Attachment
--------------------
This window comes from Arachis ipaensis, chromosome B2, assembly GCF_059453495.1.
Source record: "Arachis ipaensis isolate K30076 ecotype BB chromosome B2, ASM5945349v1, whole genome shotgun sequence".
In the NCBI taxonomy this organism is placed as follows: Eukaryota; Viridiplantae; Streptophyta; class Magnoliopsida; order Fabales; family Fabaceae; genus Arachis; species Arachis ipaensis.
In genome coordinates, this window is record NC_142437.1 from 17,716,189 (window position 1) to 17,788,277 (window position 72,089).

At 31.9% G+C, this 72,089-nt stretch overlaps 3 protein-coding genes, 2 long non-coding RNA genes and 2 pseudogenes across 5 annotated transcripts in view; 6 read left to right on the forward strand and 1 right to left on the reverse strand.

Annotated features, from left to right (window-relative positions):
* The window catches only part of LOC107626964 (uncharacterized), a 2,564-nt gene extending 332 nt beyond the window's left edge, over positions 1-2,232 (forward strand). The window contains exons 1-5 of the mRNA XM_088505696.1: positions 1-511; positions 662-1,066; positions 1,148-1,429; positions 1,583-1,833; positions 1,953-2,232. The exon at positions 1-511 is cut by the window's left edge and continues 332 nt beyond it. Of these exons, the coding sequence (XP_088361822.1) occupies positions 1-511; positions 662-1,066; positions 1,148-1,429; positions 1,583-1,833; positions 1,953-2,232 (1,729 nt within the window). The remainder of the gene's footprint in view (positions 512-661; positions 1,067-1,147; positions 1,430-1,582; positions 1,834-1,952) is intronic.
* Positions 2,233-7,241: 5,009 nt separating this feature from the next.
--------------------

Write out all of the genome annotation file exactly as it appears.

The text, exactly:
This window comes from Arachis ipaensis, chromosome B2, assembly GCF_059453495.1.
Source record: "Arachis ipaensis isolate K30076 ecotype BB chromosome B2, ASM5945349v1, whole genome shotgun sequence".
In the NCBI taxonomy this organism is placed as follows: Eukaryota; Viridiplantae; Streptophyta; class Magnoliopsida; order Fabales; family Fabaceae; genus Arachis; species Arachis ipaensis.
In genome coordinates, this window is record NC_142437.1 from 17,716,189 (window position 1) to 17,788,277 (window position 72,089).

At 31.9% G+C, this 72,089-nt stretch overlaps 3 protein-coding genes, 2 long non-coding RNA genes and 2 pseudogenes across 5 annotated transcripts in view; 6 read left to right on the forward strand and 1 right to left on the reverse strand.

Annotated features, from left to right (window-relative positions):
* The window catches only part of LOC107626964 (uncharacterized), a 2,564-nt gene extending 332 nt beyond the window's left edge, over positions 1-2,232 (forward strand). The window contains exons 1-5 of the mRNA XM_088505696.1: positions 1-511; positions 662-1,066; positions 1,148-1,429; positions 1,583-1,833; positions 1,953-2,232. The exon at positions 1-511 is cut by the window's left edge and continues 332 nt beyond it. Of these exons, the coding sequence (XP_088361822.1) occupies positions 1-511; positions 662-1,066; positions 1,148-1,429; positions 1,583-1,833; positions 1,953-2,232 (1,729 nt within the window). The remainder of the gene's footprint in view (positions 512-661; positions 1,067-1,147; positions 1,430-1,582; positions 1,834-1,952) is intronic.
* Positions 2,233-7,241: 5,009 nt separating this feature from the next.